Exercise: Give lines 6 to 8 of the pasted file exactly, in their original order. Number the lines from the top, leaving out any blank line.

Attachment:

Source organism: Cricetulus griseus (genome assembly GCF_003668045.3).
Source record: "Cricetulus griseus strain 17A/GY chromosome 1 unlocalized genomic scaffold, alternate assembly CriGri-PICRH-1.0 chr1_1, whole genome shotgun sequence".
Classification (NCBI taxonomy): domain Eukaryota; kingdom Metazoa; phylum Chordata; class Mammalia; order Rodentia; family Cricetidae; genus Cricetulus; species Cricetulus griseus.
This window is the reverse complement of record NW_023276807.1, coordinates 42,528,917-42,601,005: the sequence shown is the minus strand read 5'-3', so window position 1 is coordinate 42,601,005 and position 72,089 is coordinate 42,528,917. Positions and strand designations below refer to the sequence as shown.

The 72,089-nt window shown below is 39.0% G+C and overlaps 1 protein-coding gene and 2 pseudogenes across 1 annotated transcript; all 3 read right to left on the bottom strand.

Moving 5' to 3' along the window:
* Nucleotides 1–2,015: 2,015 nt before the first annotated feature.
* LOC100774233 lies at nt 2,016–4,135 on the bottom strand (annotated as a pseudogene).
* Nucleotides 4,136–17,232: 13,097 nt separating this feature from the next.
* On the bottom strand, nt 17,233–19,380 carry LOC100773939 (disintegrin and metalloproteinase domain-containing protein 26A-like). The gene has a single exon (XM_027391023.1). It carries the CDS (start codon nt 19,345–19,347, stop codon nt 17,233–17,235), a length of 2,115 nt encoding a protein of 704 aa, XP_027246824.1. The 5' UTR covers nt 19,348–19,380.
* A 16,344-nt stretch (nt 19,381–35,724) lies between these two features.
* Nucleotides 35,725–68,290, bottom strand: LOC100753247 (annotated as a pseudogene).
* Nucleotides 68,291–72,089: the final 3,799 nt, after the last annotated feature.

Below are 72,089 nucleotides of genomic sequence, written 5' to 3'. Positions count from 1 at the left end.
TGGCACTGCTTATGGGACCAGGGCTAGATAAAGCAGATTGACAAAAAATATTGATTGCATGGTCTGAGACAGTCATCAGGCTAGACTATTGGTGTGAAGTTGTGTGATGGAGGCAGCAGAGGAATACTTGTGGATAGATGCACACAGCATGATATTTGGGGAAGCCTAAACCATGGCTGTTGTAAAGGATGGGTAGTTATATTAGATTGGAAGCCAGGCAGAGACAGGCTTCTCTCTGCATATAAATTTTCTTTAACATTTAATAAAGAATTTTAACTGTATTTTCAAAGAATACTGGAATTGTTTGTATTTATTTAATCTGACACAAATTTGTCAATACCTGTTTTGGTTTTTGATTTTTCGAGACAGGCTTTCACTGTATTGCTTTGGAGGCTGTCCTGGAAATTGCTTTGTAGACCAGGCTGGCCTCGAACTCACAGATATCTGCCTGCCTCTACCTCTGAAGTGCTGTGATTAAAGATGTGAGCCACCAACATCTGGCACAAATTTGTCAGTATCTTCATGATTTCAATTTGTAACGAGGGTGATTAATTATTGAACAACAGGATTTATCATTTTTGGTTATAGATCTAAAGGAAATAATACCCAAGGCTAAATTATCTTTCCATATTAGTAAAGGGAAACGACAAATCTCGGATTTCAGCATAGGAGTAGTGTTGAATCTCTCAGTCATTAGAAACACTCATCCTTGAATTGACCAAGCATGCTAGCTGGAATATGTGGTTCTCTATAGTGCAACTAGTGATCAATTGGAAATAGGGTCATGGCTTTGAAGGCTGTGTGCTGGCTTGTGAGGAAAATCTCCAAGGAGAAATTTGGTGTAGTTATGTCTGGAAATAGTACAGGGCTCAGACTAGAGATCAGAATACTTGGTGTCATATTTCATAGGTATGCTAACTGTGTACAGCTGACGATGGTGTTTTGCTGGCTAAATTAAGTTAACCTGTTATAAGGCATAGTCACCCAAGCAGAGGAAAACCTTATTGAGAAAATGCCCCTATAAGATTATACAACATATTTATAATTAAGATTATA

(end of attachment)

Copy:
Moving 5' to 3' along the window:
* Nucleotides 1–2,015: 2,015 nt before the first annotated feature.
* LOC100774233 lies at nt 2,016–4,135 on the bottom strand (annotated as a pseudogene).